How Ted Cruz Plans To Win

Ted Cruz’s strategy for winning the Republican presidential nomination is becoming clearer by the day. 

The Texas senator continues to march toward primary season methodically cobbling together the segments of GOP voters, winning endorsements and rising at the polls particularly in Iowa.   

But his increased appetite for taking on Sen. Marco Rubio (Fla.), as well as his repeated resistance to taking the gloves off with Donald Trump, sheds light on the senator’s fourth-quarter strategy. 

“This week was probably his best week,” Ford O’Connell, an unaffiliated Republican strategist, said, noting the endorsement of major Iowa evangelical leader Bob Vander Plaats, who has backed the last two Iowa caucus winners.  

And for the first time since June, Cruz overtook front-runner Donald Trump in three Iowa polls over the past seven days, adding to his momentum in the early voting state. 

But as his numbers and profile continue to rise, Cruz has deepened his feud with Rubio, who has also seen a rise in polls and profile, through barbs in the media, in dueling statements, and through surrogates.  

O’Connell said that their “inner squabble” is a big deal as far as who can emerge as Trump’s biggest foil even though the “differences between them are so minute.”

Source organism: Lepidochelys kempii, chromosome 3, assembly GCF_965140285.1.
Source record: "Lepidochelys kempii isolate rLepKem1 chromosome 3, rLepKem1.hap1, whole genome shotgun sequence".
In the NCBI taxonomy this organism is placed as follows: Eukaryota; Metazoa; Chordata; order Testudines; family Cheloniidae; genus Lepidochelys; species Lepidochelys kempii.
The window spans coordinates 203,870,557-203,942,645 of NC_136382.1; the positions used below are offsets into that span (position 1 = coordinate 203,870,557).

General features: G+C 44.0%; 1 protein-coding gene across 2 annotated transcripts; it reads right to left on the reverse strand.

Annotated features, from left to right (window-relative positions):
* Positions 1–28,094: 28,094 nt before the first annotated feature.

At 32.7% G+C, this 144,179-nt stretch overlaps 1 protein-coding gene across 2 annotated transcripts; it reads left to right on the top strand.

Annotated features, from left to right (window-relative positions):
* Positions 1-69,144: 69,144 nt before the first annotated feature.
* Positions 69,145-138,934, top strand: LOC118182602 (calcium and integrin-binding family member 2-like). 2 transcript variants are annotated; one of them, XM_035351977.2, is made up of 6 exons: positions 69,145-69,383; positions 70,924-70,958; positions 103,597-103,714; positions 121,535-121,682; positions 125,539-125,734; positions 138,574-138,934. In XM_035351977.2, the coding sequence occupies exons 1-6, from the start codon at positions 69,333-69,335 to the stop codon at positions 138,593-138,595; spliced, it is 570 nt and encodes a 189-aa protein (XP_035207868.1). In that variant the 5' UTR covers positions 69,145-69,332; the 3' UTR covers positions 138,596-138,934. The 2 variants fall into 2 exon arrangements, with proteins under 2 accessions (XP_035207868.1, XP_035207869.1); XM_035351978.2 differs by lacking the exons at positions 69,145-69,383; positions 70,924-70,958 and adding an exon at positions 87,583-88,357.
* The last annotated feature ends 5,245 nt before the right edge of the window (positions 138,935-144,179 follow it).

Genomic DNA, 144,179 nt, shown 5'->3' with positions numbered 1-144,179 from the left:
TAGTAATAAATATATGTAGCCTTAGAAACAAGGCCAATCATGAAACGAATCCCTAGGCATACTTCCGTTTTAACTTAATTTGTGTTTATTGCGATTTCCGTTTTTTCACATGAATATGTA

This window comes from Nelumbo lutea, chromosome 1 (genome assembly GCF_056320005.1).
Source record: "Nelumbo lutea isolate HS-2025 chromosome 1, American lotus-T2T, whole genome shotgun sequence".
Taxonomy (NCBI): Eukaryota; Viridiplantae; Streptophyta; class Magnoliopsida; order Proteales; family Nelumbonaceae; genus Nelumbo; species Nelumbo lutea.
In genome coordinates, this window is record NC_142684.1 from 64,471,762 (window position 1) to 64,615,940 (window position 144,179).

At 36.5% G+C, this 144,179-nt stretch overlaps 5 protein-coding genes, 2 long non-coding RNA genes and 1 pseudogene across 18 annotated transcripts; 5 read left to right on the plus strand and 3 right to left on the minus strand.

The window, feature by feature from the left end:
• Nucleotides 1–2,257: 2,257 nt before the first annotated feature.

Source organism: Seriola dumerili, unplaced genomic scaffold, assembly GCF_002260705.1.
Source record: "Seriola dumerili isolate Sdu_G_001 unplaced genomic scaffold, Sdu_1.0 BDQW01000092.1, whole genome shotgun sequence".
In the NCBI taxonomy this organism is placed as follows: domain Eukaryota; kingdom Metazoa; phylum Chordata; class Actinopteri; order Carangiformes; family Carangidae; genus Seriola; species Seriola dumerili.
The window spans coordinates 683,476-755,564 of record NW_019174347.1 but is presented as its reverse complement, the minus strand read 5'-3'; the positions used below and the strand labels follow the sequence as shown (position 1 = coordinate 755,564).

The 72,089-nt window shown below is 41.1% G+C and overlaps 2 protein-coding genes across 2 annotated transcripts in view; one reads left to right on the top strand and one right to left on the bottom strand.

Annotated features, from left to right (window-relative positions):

“Rubio wisely figured out that national security would be his ticket to the nomination, and with events lining up the way they are lining up, it was a very smart play. Cruz sees that and wants to find a way to tamp down Rubio,” he said. 

He added that the increasing emphasis on national security could be “extremely dangerous for Cruz—that’s why he’s busy…mitigating these attacks.” Cruz repeatedly brings up Rubio’s past support of a pathway to citizenship and casts him as a member of the party’s establishment that have failed to win the White House over the last eight years. 

“Cruz has completely changed his M.O,” O’Connell said. 

“In Washington, he’s always standing up and making spectacles on the Senate floor. Now that he’s running for president, he’s trying to paint the exact opposite of how he’s acted in Washington.”

Read more from Ben Kamisar at The Hill

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Analysis & Political Strategy